The calendar may not say winter just yet, but the days of cold weather and long nights are finally upon us — which means snow and ice won’t be far behind. For those of us in the northern states, that means it’s time to break out one of the more distinct sets of rides in the automotive ecosystem: the winter beater.
For those not in the know, a winter beater is a second (or third, fourth, etc) car that exists solely to spare your primary vehicle the pains of the hardest season: engine-bashing cold starts, pothole- and frost heave-riddled roads, snowplows flinging ice and pebbles, and of course, the dreaded salt that leads to the automotive cancer known as rust.
A winter beater doesn’t need to be nice. It needs to be sturdy, claw its way through snow and ice (preferably when fitted with a great set of winter tires) — and above all else, cheap, so you don’t mind it getting beaten up or junking it after a few years of hard use. We riffled through the online classifieds and came up with this list of vehicles costing $8,000 or less that we’d consider parking in our driveways eight months out of the year so we could save our precious babies the wrath of winter.
2005 Audi S4 4.2 Quattro
A V8-powered AWD sport sedan fitted with a six-speed Getrag manual transmission is not what I’d call a totally advisable purchase for winter months, but you could do a hell of a lot worse than a B6-gen Audi S4. This one is stealthily dark inside and out, and features my favorite Audi wheels ever (called “Avus III”). These S4 models came with standard Recaro seats too. I haven’t driven one, but some tests saw 0-60 mph in under five seconds, which I expect would not be doable on a snowy road — though I’d be willing to try.
The chassis is said to be reasonably sporty and stiff (at best), but this generation’s V8 engine — which replaced a small twin-turbo V6 — is what makes a B6 S4 sing. Some things to note: the B6 S4 gets piss-poor mileage, and if the timing chain goes your wallet is in for a world of hurt, so before signing the check make sure you’re not hearing an under-hood rattles. — Nick Caruso
Original MSRP: $45,850
2010 Honda Accord Crosstour EX-L
The Accord Crosstour was Honda’s crack at Subaru Outback competitor — a lifted, all-wheel-drive station wagon designed to capitalize on people’s desire for SUVs without the crummy fuel economy. It never caught on wildly with buyers, in spite of Honda reliability, ample V6 power, a comfortable ride height for ease of entry and a decent amount of cargo space, leading to its cancellation after five years.
But those buyers who did opt for it seem to love it; it’s hard to find many low-mileage examples around, at least at reasonable prices for a nine-year-old wagonoid. The unit seen here has led a charmed life for a 150K-miler, with only two owners — both of whom, based on the CarFax, kept it in California its whole life. Plus, c’mon, it’s painted Glacier Blue. — Will Sabel Courtney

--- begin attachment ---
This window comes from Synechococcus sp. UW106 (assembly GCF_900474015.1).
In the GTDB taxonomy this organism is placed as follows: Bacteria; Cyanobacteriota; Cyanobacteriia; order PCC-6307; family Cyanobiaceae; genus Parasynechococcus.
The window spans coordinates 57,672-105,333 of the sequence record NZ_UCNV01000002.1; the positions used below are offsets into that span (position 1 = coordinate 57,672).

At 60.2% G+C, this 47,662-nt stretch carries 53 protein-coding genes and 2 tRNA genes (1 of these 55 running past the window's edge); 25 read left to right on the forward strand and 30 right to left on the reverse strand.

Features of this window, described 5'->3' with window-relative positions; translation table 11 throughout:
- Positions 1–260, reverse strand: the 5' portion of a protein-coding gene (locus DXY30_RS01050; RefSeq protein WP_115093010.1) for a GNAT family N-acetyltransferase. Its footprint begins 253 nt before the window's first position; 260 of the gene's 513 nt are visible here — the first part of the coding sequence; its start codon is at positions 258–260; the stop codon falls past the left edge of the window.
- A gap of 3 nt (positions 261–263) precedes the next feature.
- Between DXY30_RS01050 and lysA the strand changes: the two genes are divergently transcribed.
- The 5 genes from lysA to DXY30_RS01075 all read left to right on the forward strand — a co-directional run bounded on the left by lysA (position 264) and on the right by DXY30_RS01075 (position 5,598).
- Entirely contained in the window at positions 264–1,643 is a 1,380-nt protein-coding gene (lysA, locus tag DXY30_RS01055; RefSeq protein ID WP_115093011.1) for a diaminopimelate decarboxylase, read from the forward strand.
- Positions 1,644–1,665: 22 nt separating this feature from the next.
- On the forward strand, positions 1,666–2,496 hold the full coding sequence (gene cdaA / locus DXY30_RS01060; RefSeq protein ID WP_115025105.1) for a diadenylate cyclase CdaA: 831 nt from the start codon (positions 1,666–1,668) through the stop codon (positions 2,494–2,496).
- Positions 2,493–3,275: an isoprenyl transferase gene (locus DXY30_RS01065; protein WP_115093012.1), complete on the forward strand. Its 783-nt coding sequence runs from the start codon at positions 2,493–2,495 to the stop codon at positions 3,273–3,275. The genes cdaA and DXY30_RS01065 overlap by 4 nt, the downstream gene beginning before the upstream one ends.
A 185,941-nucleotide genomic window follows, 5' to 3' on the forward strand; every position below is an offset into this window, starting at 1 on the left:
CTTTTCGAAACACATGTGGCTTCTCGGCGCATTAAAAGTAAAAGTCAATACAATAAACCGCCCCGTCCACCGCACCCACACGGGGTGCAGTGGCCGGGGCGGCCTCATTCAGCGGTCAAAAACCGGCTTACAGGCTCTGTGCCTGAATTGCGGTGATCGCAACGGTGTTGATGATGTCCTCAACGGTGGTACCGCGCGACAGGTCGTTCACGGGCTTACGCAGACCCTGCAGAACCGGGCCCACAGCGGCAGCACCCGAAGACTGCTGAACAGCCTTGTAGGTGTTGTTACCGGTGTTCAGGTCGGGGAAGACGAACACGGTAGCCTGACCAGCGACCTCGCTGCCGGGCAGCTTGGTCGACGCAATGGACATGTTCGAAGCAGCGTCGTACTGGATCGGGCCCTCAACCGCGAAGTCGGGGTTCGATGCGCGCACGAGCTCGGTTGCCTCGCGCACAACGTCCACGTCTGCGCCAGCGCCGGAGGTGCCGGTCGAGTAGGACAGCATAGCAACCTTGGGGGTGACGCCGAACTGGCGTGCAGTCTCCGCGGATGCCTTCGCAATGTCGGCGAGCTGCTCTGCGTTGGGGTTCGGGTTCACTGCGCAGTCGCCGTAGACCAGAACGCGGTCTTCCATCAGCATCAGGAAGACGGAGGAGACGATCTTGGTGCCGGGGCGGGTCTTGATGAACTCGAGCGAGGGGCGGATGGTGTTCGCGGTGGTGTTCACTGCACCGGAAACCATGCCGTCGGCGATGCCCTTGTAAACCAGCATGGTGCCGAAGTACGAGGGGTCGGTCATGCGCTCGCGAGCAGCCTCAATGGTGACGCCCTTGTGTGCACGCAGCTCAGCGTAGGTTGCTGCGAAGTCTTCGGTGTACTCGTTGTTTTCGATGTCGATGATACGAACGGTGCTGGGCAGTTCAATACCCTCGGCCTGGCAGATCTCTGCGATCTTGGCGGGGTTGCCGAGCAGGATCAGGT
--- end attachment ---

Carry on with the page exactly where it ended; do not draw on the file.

Original MSRP: $37,000
1995 Jeep Grand Cherokee Orvis Limited Edition
As winter beaters go, you could do much worse than this 1995 Jeep Grand Cherokee Orvis Limited Edition, in excellent condition for an SUV with 137,000 miles under its serpentine belt. Thanks to a 225-horsepower 5.2-liter V8 and four-wheel drive, you’ll have no problem tackling snow, sleet, a “wintry mix” and whatever else Mother Nature doles out over the next few months. Bonus points for the beige-and-green leather seats with red piping; this ride may be 24 years old, but its style is borderline timeless. — Steve Mazzucchi
Original MSRP: $31,850
Buy Now: $5,900
1996 Toyota Land Cruiser
By now, you’re no doubt familiar with The Legend of Land Cruiser. Toyota’s iconic four-by-four is renowned worldwide for its reliability and all-terrain prowess — exactly the sort of traits you want in a winter car. Those same traits, however, have made inexpensive used ones difficult to find. This inline-six-powered FJ80 out in Michigan may have more than 300,000 miles on it, but considering how indestructible these rigs are and how good this baby looks for that mileage, you could be driving it every winter until the next ice age hits. (And yes, this is the same rig Steve Mazzuchi chose for our “Best Used Off-Roaders We’d Buy for Less Than $10,000” story, proving just how much we love it.) — Will Sabel Courtney
Original MSRP: $40,258
1998 Jeep Wrangler Sport
Okay, fine, it has a soft top that’s less than ideal for winter weather. But c’mon — it’s a Wrangler. Facing nature head-on with aplomb is kind of its thing. A life spent in the Sunbelt means its frame should be rust-free, enabling it to withstand years of road salt before succumbing to the red-brown decay. It packs the rugged-and-reliable 4.0-liter inline-six instead of the wimpier four-cylinders found on lesser Wranglers, connected to a five-speed manual gearbox (woohoo!) and full-time four-wheel-drive. Any of the cars on this list would make for a good winter beater, but the Wrangler can be a great second car the whole year long. Just make sure you crank the heater waaaaay up come December. Or, y’know, grab a used hard top on eBay Motors.– Will Sabel Courtney
Original MSRP: $17,630
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